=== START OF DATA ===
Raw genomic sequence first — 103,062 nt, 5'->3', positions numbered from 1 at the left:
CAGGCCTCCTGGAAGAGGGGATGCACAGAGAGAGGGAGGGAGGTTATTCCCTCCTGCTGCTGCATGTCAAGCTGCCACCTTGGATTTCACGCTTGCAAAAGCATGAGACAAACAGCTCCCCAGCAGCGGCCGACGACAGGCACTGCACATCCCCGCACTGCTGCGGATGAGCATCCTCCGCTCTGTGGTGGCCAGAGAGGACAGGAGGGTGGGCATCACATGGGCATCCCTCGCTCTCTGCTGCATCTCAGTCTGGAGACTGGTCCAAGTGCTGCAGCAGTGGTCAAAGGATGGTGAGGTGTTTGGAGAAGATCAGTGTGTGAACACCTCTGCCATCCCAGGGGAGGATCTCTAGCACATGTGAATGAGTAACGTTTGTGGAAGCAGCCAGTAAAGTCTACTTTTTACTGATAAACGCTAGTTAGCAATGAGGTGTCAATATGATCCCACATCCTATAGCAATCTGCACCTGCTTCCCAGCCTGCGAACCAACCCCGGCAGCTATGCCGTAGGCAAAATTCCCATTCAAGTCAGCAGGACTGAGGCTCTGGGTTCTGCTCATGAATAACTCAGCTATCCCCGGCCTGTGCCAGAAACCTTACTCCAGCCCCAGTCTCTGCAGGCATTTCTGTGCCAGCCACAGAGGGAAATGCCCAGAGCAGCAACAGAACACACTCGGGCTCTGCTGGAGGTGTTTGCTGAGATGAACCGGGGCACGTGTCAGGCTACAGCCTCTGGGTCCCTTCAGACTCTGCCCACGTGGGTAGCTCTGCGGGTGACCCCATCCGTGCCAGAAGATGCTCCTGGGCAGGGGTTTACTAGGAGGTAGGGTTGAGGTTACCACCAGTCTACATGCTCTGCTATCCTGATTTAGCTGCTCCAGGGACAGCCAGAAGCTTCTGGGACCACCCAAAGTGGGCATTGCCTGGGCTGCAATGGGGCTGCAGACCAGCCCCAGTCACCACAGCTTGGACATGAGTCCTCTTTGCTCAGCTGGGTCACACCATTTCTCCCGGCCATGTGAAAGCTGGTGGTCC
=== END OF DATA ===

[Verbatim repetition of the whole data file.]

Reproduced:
Raw genomic sequence first — 103,062 nt, 5'->3', positions numbered from 1 at the left:
CAGGCCTCCTGGAAGAGGGGATGCACAGAGAGAGGGAGGGAGGTTATTCCCTCCTGCTGCTGCATGTCAAGCTGCCACCTTGGATTTCACGCTTGCAAAAGCATGAGACAAACAGCTCCCCAGCAGCGGCCGACGACAGGCACTGCACATCCCCGCACTGCTGCGGATGAGCATCCTCCGCTCTGTGGTGGCCAGAGAGGACAGGAGGGTGGGCATCACATGGGCATCCCTCGCTCTCTGCTGCATCTCAGTCTGGAGACTGGTCCAAGTGCTGCAGCAGTGGTCAAAGGATGGTGAGGTGTTTGGAGAAGATCAGTGTGTGAACACCTCTGCCATCCCAGGGGAGGATCTCTAGCACATGTGAATGAGTAACGTTTGTGGAAGCAGCCAGTAAAGTCTACTTTTTACTGATAAACGCTAGTTAGCAATGAGGTGTCAATATGATCCCACATCCTATAGCAATCTGCACCTGCTTCCCAGCCTGCGAACCAACCCCGGCAGCTATGCCGTAGGCAAAATTCCCATTCAAGTCAGCAGGACTGAGGCTCTGGGTTCTGCTCATGAATAACTCAGCTATCCCCGGCCTGTGCCAGAAACCTTACTCCAGCCCCAGTCTCTGCAGGCATTTCTGTGCCAGCCACAGAGGGAAATGCCCAGAGCAGCAACAGAACACACTCGGGCTCTGCTGGAGGTGTTTGCTGAGATGAACCGGGGCACGTGTCAGGCTACAGCCTCTGGGTCCCTTCAGACTCTGCCCACGTGGGTAGCTCTGCGGGTGACCCCATCCGTGCCAGAAGATGCTCCTGGGCAGGGGTTTACTAGGAGGTAGGGTTGAGGTTACCACCAGTCTACATGCTCTGCTATCCTGATTTAGCTGCTCCAGGGACAGCCAGAAGCTTCTGGGACCACCCAAAGTGGGCATTGCCTGGGCTGCAATGGGGCTGCAGACCAGCCCCAGTCACCACAGCTTGGACATGAGTCCTCTTTGCTCAGCTGGGTCACACCATTTCTCCCGGCCATGTGAAAGCTGGTGGTCC